I know there are a hundred articles about cooking with your kids, but I figured I'd put a sensory spin on this one. From homemade pretzels to fruit smoothies, my kids love to cook. Here are some tips on how to make the most of your time in the kitchen.
LOOK THE PART:
Besides having fun playing dress up, giving LM an apron and chef's hat transitions him into this activity. I remind him that now that he's "Chef LM" he needs to have quiet hands and wait his turn. I bought a kid's sized apron, but we make a new hat every few weeks. Easy to do and gets some fine motor cutting and stapling activities in too.
1. Cut a piece of white poster board 4 inches wide and measure length to child's head.
2. Staple ends closed to form a crown.
3. Take white tissue paper, fold a few times to give it strength and attach to the inside of the crown to make a tall column.
Think about your favorite cooking show where they have all the ingredients set out in small dishes. You can talk about the recipe and count ingredients or work on sequencing (first crack the eggs, then pour the water). Let your kids help with this part. Set out the bowls and help them use measuring cups and spoons. Kids can crack eggs into a small bowl (and you can pick out the shells LOL), or grease a baking sheet. If you have more than one child this is great for turn taking as well. Each chef gets assigned an ingredient to prep and then add to the dish.
COOK WITH ALL YOUR SENSES:
Use this opportunity to discover all your senses. Describe the food ... it's color, it's shape. How does it smell? What does it feel like ... wet, bumpy, sticky? What do you hear ... an egg cracking, a timer ticking, water boiling? And best of all, how does it taste?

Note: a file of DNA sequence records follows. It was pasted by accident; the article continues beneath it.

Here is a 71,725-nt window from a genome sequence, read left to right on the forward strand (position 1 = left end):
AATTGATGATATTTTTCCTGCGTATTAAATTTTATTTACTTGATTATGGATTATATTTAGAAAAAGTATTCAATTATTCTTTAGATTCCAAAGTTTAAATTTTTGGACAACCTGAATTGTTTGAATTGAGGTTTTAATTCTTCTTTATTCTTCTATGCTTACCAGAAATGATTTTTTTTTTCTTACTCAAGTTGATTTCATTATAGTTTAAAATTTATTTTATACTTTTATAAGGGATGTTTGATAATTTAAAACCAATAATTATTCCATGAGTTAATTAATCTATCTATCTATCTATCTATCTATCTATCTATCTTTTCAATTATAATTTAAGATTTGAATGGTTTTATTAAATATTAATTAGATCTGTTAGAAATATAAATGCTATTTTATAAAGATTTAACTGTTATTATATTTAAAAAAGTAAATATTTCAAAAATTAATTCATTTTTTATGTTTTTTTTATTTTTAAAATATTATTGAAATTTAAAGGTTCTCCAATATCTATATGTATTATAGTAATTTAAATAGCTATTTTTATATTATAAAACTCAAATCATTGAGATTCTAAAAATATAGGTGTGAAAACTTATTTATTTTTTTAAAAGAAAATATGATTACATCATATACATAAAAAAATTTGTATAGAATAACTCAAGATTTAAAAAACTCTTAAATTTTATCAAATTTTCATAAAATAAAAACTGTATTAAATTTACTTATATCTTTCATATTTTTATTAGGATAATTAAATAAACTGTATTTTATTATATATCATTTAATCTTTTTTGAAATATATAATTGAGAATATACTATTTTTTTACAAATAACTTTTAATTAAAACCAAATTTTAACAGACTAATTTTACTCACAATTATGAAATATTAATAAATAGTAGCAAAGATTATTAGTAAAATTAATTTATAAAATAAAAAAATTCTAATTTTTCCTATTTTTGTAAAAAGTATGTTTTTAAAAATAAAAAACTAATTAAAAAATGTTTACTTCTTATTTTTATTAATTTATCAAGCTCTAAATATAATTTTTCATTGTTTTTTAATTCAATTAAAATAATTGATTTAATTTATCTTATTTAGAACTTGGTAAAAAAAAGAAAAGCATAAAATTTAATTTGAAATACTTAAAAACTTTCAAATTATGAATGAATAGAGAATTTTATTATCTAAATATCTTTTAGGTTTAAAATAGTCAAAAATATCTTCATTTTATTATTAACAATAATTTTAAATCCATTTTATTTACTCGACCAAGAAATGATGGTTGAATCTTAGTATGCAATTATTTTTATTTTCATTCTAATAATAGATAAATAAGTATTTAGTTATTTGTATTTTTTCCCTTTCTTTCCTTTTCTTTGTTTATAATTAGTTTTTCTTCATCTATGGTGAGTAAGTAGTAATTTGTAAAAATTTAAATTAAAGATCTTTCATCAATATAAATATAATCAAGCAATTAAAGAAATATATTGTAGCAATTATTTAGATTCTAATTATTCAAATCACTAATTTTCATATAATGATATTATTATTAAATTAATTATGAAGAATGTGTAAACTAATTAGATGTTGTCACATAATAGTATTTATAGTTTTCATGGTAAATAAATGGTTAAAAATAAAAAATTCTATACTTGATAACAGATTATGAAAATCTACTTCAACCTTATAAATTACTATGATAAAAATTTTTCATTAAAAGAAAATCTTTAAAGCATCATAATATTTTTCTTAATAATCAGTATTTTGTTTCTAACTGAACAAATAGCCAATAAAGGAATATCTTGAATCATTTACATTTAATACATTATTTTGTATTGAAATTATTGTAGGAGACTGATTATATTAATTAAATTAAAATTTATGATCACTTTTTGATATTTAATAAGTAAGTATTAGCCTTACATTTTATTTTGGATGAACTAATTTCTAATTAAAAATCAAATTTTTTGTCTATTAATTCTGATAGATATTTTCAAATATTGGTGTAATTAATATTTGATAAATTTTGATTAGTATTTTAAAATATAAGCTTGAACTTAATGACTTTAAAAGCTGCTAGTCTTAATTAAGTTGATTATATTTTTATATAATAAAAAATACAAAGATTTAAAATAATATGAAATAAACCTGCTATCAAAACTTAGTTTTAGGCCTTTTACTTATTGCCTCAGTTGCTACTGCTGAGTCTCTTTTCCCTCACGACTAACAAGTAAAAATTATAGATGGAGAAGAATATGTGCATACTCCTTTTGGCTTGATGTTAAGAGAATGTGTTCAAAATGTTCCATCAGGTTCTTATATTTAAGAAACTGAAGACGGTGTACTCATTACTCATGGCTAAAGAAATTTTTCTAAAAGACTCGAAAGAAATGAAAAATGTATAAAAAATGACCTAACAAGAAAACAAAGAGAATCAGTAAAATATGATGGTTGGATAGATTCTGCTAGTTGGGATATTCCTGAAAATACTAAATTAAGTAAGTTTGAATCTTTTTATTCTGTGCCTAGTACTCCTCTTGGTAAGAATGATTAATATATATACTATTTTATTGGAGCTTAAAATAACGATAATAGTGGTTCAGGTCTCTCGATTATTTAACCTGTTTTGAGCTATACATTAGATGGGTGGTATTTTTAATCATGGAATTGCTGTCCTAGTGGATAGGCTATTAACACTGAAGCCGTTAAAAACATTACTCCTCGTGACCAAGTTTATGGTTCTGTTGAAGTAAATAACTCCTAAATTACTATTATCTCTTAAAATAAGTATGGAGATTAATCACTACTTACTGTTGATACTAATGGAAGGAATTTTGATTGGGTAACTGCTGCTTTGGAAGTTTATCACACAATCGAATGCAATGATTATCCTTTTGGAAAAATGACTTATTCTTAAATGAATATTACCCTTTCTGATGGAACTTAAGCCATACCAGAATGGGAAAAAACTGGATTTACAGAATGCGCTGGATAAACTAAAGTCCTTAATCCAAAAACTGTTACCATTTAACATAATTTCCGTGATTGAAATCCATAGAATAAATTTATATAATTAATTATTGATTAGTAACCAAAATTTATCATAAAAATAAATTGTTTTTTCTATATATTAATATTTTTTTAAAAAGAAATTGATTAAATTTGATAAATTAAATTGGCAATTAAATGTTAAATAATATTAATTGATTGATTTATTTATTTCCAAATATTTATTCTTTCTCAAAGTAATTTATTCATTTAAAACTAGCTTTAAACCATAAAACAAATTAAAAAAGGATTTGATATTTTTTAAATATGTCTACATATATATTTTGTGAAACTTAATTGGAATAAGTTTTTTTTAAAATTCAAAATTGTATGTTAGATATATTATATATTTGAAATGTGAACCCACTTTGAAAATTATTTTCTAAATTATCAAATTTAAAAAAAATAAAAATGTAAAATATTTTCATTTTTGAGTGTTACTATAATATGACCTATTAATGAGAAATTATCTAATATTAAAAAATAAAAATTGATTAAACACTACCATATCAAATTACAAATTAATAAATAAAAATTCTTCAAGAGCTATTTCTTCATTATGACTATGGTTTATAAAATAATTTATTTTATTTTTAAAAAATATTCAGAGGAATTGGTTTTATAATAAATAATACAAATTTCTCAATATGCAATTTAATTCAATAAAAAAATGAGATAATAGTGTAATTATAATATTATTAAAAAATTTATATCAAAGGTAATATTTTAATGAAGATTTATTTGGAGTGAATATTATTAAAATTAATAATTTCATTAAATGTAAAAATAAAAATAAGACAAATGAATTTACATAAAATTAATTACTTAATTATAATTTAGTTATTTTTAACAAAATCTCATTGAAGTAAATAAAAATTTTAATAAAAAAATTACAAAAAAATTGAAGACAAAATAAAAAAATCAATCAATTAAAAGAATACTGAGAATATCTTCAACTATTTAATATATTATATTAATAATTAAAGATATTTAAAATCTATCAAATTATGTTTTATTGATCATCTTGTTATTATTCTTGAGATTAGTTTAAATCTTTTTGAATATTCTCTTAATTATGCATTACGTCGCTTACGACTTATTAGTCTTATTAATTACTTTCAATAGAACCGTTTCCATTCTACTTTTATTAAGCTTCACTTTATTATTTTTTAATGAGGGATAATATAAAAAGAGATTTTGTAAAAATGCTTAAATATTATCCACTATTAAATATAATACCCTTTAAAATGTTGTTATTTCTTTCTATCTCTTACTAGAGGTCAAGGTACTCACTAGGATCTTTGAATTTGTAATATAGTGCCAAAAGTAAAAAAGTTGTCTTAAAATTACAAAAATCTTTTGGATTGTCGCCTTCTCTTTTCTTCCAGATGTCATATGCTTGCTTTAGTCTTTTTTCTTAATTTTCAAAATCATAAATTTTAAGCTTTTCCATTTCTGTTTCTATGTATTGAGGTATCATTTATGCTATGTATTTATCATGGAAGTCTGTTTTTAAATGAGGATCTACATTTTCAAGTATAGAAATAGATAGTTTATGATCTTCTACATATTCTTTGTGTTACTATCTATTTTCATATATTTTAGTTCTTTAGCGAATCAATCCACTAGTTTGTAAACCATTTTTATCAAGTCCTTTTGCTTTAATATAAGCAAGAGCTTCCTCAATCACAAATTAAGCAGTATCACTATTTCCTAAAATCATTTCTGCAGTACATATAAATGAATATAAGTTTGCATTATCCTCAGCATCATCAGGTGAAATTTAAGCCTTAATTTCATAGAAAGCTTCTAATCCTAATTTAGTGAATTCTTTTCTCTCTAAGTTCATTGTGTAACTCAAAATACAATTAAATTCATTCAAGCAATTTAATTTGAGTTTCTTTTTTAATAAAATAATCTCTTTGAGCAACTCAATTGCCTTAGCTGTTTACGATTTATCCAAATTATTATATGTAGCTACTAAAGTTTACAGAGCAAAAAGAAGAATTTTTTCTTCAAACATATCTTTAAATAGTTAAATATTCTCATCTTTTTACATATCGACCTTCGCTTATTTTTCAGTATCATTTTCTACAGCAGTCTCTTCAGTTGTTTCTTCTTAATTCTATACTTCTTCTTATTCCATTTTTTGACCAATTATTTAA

DON'T BE AFRAID TO GET A LITTLE MESSY:
Let the kids get their (clean) hands into the food. Who needs Play-Dough when you have the real thing? Let the kids explore what different ingredients feel like. Let them stir and pour, and try not to worry about a few spills.
IT'S THE PROCESS NOT THE PRODUCT:
In other words, the food doesn't have to be gourmet. While this is a great way to introduce your child to new foods (they'll like it more if they helped make it!) "cooking" frozen waffles together is a great activity too. It's about spending time together and experiencing new things.
There are a bunch of great "kid-friendly" recipes. Here's one of our favorites.
2 medium bananas
1/2 cup almond butter
1/4 cup flaked coconut
thin pretzel sticks
1. Peel and slice each banana into 10 slices. Make caterpillar by spreading slices with almond butter and pressing slices back together.
2. Sprinkle half of coconut over each caterpillar and press lightly with fingertips to coat.
3. Attach 2 raisins to one end with a little bit of almond butter to form eyes.
4. Break pretzel sticks into small pieces and press between banana slices for legs and antennae.